Postcards from America, on view through Oct. 19 at the Milwaukee Art Museum, uses the idea of a postcard like a diving platform. The artists make the concept a jumping-off point for plunging into pools of local culture. Each diver makes a splash and interprets the idea in an individual style. There’s no imagining the postcard as a cutesy, trite image or the reduction of a place into a static symbol here — those stereotypes are firmly quashed by the varied interests of the exhibition’s 11 photographers.
MAM’s exhibit is exclusive to the city, but the fifth part of an overarching national series. The Postcards from America project was initiated in 2011 and has previously focused on the American Southwest, Utah, Florida and Rochester, New York. The photographers made their way to Milwaukee between August 2013 and April 2014, spending a few weeks apiece here. Their home bases vary — some live elsewhere in the U.S., others abroad — but they’re all connected through Magnum Photos, an international cooperative that has promoted documentary and street photography since 1947.
When you set up house in a new place for a while, everything you see and experience is colored by novelty. Each street corner is different, each local peculiarity fascinates. Postcards from America taps into that subjectivity of vision, with each photographer filtering the images through memories or resonant personal history. In this way, the exhibition becomes a reflector, revealing the photographer’s own curiosities more than universal truths.
Donovan Wylie, in his project titled The Preparatory City, juxtaposes modernist glass office blocks with the graceful embellishments of the Mitchell Building. It’s a concept that could exist nearly anywhere, but a location specific to downtown Milwaukee. Countless factors shape a city’s sense of place, and one of them is the way historic and modern construction layer on top of each other to create a quirky blended family. Wylie’s presentation of this in photographic form offers an opportunity to pause and consider how the past often remains present.
Other photographers explore community more than place, picturing events like street festivals and the State Fair. Bruce Gilden is drawn to Milwaukee’s faces, particularly those of women who are not unmarred by age and experience. The images are presented in a way that feels more like a study of line and texture than portraits of individuals — less studies of character than appearance.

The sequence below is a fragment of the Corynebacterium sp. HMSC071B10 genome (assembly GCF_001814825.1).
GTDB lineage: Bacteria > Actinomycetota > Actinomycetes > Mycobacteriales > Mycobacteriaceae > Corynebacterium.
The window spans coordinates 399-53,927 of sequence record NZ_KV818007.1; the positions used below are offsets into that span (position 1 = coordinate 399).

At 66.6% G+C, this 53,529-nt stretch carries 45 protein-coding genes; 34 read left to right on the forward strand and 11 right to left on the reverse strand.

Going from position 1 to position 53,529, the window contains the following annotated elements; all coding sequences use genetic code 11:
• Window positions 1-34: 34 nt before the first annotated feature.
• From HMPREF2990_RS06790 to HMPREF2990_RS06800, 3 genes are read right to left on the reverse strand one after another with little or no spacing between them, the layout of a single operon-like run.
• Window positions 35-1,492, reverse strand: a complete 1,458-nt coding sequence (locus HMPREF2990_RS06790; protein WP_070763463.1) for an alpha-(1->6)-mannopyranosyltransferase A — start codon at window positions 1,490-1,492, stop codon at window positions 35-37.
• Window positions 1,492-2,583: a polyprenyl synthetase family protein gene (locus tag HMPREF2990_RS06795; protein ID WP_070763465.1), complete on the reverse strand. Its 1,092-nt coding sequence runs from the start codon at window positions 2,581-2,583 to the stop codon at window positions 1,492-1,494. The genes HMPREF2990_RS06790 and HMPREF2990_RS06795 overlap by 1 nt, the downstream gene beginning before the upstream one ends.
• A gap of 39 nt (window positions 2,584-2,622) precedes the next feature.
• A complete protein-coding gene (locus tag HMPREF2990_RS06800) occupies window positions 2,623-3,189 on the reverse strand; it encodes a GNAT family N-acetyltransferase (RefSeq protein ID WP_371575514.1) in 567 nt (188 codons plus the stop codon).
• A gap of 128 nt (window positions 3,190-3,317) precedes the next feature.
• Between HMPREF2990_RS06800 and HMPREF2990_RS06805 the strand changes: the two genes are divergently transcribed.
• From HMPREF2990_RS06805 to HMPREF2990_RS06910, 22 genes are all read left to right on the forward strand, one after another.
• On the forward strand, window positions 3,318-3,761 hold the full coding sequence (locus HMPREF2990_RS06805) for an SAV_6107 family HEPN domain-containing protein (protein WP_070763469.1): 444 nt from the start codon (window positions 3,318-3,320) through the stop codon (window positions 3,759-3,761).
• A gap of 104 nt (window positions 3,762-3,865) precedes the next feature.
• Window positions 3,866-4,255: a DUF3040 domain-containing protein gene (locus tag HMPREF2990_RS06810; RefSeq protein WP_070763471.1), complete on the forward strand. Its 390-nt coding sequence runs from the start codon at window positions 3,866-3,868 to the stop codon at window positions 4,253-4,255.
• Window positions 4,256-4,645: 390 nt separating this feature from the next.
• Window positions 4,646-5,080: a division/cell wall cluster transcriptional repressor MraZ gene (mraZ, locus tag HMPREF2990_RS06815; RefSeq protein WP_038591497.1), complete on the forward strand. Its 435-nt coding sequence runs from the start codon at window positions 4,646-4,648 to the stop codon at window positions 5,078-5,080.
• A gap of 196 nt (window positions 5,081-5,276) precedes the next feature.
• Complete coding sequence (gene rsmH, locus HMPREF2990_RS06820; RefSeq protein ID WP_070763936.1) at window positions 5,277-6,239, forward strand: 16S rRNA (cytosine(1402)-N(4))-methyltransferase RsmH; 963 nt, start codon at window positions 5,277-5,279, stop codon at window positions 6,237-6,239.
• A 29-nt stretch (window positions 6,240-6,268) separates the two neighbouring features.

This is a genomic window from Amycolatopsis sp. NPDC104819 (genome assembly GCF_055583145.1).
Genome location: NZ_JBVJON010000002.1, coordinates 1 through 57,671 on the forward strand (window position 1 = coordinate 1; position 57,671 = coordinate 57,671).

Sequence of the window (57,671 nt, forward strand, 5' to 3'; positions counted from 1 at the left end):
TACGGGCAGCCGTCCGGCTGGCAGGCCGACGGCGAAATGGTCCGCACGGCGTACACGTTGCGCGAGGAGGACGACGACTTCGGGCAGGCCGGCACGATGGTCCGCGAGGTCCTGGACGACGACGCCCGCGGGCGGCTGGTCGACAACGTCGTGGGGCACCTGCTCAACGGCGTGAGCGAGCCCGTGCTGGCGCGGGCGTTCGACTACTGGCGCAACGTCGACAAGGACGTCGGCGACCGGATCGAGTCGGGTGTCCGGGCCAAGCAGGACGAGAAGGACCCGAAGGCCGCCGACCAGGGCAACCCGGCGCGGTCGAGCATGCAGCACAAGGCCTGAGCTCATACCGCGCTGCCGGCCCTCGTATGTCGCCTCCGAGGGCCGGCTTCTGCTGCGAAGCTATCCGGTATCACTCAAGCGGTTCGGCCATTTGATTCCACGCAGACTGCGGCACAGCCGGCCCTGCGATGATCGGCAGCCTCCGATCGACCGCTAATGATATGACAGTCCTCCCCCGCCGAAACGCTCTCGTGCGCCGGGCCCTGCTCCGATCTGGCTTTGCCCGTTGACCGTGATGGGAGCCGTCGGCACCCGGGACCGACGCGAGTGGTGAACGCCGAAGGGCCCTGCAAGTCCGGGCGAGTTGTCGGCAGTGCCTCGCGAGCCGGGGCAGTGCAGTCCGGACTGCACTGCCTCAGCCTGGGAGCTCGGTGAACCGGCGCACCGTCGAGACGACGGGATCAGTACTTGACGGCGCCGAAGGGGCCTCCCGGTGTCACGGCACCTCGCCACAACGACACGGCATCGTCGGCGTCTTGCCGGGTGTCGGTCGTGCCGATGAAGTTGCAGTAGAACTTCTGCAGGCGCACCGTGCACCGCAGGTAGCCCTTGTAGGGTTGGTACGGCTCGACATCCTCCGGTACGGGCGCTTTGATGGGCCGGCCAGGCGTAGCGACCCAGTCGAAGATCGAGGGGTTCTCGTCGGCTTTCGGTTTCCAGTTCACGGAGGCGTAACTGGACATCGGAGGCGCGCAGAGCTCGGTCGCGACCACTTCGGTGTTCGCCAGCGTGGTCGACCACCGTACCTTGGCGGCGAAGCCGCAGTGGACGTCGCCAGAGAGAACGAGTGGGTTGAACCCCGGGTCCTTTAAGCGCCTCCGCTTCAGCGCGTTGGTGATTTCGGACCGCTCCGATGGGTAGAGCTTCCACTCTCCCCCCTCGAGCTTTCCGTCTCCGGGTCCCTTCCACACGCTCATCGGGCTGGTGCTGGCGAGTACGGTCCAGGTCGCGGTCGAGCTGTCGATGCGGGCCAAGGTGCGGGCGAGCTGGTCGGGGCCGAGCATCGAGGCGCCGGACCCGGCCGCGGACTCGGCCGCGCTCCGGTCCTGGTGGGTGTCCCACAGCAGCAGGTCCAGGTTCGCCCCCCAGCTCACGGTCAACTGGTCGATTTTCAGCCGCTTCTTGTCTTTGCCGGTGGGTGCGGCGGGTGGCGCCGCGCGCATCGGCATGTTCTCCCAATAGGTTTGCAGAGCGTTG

One of the more personal installations belongs to Zoe Strauss. Her work centers on the murder of Evon Young, a promising, 22-year-old transgender hip-hop artist who went by the moniker Yung LT. Part visual narrative, part memorial, the work includes photographs, ephemera and words of mourners to reflect on the sadness.
Also fixating on individual experience is Susan Meiselas, who explores the often-unseen labor of women in factories. Brand names like Harley-Davidson or Johnsonville Sausage are well-known, but the faces behind the factory walls are not. Meiselas photographs women at work and includes their commentary on their jobs, peering into the work that fills so much of the time of life itself.
Some photographers lean toward the traditions of art photography, like Jacob Aue Sobol. He visited Wisconsin last winter, traveling the shore of Lake Michigan up to Lake Superior. Along the way, he captured stark, sharply contrasted black-and-white photographs of faces young and old alike, as well as landscapes and stairwells that hint at a mysterious nature.
The exhibition feels rather like a form of contemporary cultural anthropology — highlighting details of daily life and work, what people enjoy and where they live. But even as we learn more about the hidden corners of the city and region around us, the camera lens distinctly reflects each photographer’s own experience, approach and angle of vision as well.
The Milwaukee Art Museum will keep its lights on a bit longer on Aug. 15 for the latest installment of MAM After Dark, a monthly art party. The evening takes its cue from Postcards From America with the museum soliciting Milwaukeeans’ photos of the city for display. Even if you can’t attend, post your Milwaukee image to Twitter with the hashtag #mamafterdark to have it included.
Libations will flow, with craft cocktail samples, plus a cash bar. Café Calatrava will offer a selection of tasty snacks, and music comes courtesy of The New Seven and I’m Not a Pilot. There also will be a photo booth to visually capture the fun. Admission is free for museum members; signing up for membership at the door will get you and a plus-one in for free. Other ticket options include purchasing advance admission ($9 plus fees) online or paying $14 at the door.
6 p.m.-midnight .
Gallery talk at 7 p.m.